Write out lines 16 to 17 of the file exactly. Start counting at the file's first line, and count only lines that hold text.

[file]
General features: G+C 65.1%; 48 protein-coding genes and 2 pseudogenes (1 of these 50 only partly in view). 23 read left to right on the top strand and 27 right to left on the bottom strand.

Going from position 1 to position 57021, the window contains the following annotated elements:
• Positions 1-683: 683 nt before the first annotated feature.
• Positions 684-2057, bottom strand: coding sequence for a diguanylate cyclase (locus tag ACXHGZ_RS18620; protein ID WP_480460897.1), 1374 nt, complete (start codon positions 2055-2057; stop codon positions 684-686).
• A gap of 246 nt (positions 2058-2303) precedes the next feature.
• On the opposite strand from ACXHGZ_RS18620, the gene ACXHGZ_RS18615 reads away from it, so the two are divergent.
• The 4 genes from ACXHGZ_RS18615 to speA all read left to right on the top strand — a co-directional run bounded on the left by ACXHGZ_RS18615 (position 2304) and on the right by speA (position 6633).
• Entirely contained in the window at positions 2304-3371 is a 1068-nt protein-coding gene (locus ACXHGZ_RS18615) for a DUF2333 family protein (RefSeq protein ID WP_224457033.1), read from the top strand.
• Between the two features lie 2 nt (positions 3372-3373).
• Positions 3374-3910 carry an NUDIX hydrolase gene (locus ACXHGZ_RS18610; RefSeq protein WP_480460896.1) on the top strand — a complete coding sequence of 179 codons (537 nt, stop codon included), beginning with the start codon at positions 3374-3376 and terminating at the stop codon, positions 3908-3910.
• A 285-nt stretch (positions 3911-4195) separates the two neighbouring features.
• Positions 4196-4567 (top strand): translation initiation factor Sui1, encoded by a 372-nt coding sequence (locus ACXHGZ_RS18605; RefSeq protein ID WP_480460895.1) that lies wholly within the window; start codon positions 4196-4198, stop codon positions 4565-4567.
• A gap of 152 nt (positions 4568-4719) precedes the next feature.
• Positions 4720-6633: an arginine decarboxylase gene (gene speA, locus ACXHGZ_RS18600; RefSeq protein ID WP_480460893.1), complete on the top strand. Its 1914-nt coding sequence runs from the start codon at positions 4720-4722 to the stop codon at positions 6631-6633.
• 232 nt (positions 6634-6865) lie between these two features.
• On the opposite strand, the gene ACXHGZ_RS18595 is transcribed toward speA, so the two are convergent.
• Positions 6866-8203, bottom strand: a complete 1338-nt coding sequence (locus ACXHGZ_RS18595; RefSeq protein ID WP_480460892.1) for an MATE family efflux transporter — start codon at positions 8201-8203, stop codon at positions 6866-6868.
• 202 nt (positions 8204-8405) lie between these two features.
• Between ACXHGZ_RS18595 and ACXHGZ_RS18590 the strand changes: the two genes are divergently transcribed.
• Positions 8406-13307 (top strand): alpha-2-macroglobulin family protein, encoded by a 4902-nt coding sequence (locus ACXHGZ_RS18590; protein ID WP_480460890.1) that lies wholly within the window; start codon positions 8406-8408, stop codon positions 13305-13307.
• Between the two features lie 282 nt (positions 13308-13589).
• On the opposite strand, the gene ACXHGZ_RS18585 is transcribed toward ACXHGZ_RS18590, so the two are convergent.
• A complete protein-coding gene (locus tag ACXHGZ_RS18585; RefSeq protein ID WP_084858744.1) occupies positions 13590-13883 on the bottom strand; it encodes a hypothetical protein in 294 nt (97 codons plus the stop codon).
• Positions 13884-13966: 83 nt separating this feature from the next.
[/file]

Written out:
• On the opposite strand, the gene ACXHGZ_RS18595 is transcribed toward speA, so the two are convergent.
• Positions 6866-8203, bottom strand: a complete 1338-nt coding sequence (locus ACXHGZ_RS18595; RefSeq protein ID WP_480460892.1) for an MATE family efflux transporter — start codon at positions 8201-8203, stop codon at positions 6866-6868.